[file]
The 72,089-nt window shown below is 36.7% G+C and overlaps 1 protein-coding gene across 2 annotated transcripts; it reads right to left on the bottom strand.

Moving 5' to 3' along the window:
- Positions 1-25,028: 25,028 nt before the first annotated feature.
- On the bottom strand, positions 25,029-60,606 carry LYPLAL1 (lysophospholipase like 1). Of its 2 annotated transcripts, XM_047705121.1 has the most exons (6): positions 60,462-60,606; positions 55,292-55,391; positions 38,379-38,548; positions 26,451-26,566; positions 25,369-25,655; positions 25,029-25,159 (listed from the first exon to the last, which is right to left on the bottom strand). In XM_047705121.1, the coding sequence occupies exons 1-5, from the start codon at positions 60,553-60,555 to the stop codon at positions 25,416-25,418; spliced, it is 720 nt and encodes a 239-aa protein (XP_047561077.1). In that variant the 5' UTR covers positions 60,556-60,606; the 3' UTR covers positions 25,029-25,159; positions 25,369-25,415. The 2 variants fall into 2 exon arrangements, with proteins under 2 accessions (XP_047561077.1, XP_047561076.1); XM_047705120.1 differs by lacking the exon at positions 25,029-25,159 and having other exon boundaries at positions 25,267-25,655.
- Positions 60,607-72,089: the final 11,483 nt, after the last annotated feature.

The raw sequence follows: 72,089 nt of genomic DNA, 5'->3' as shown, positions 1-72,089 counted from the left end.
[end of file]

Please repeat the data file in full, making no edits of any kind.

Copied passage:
The 72,089-nt window shown below is 36.7% G+C and overlaps 1 protein-coding gene across 2 annotated transcripts; it reads right to left on the bottom strand.

Moving 5' to 3' along the window:
- Positions 1-25,028: 25,028 nt before the first annotated feature.
- On the bottom strand, positions 25,029-60,606 carry LYPLAL1 (lysophospholipase like 1). Of its 2 annotated transcripts, XM_047705121.1 has the most exons (6): positions 60,462-60,606; positions 55,292-55,391; positions 38,379-38,548; positions 26,451-26,566; positions 25,369-25,655; positions 25,029-25,159 (listed from the first exon to the last, which is right to left on the bottom strand). In XM_047705121.1, the coding sequence occupies exons 1-5, from the start codon at positions 60,553-60,555 to the stop codon at positions 25,416-25,418; spliced, it is 720 nt and encodes a 239-aa protein (XP_047561077.1). In that variant the 5' UTR covers positions 60,556-60,606; the 3' UTR covers positions 25,029-25,159; positions 25,369-25,415. The 2 variants fall into 2 exon arrangements, with proteins under 2 accessions (XP_047561077.1, XP_047561076.1); XM_047705120.1 differs by lacking the exon at positions 25,029-25,159 and having other exon boundaries at positions 25,267-25,655.
- Positions 60,607-72,089: the final 11,483 nt, after the last annotated feature.

The raw sequence follows: 72,089 nt of genomic DNA, 5'->3' as shown, positions 1-72,089 counted from the left end.